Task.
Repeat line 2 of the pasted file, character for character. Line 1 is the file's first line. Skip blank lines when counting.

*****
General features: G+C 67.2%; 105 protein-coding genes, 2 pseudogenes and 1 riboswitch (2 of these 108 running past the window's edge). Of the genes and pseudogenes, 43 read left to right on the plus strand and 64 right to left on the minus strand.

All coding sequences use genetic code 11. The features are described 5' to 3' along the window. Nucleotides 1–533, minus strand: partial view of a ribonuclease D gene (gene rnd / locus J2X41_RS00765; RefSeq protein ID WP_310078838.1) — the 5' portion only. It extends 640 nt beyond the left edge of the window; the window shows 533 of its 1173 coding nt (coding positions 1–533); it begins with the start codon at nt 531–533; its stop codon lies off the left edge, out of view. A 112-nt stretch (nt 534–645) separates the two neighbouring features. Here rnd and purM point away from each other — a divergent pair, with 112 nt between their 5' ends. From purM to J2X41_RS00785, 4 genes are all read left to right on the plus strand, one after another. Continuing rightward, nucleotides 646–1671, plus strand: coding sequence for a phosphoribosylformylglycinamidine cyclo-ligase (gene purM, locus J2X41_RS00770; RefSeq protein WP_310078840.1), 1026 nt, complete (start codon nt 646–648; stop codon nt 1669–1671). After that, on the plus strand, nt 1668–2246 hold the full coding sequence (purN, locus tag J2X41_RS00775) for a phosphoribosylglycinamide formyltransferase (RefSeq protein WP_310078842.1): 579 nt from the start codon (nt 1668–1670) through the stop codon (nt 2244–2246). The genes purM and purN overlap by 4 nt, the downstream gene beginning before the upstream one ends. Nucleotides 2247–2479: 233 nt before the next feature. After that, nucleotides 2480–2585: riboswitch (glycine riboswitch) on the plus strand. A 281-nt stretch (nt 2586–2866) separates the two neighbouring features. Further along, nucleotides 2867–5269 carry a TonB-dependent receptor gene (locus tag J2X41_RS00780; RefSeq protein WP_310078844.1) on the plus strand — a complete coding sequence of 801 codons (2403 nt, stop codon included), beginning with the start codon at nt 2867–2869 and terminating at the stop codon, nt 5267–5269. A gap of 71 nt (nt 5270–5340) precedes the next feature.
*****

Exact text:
All coding sequences use genetic code 11. The features are described 5' to 3' along the window. Nucleotides 1–533, minus strand: partial view of a ribonuclease D gene (gene rnd / locus J2X41_RS00765; RefSeq protein ID WP_310078838.1) — the 5' portion only. It extends 640 nt beyond the left edge of the window; the window shows 533 of its 1173 coding nt (coding positions 1–533); it begins with the start codon at nt 531–533; its stop codon lies off the left edge, out of view. A 112-nt stretch (nt 534–645) separates the two neighbouring features. Here rnd and purM point away from each other — a divergent pair, with 112 nt between their 5' ends. From purM to J2X41_RS00785, 4 genes are all read left to right on the plus strand, one after another. Continuing rightward, nucleotides 646–1671, plus strand: coding sequence for a phosphoribosylformylglycinamidine cyclo-ligase (gene purM, locus J2X41_RS00770; RefSeq protein WP_310078840.1), 1026 nt, complete (start codon nt 646–648; stop codon nt 1669–1671). After that, on the plus strand, nt 1668–2246 hold the full coding sequence (purN, locus tag J2X41_RS00775) for a phosphoribosylglycinamide formyltransferase (RefSeq protein WP_310078842.1): 579 nt from the start codon (nt 1668–1670) through the stop codon (nt 2244–2246). The genes purM and purN overlap by 4 nt, the downstream gene beginning before the upstream one ends. Nucleotides 2247–2479: 233 nt before the next feature. After that, nucleotides 2480–2585: riboswitch (glycine riboswitch) on the plus strand. A 281-nt stretch (nt 2586–2866) separates the two neighbouring features. Further along, nucleotides 2867–5269 carry a TonB-dependent receptor gene (locus tag J2X41_RS00780; RefSeq protein WP_310078844.1) on the plus strand — a complete coding sequence of 801 codons (2403 nt, stop codon included), beginning with the start codon at nt 2867–2869 and terminating at the stop codon, nt 5267–5269. A gap of 71 nt (nt 5270–5340) precedes the next feature.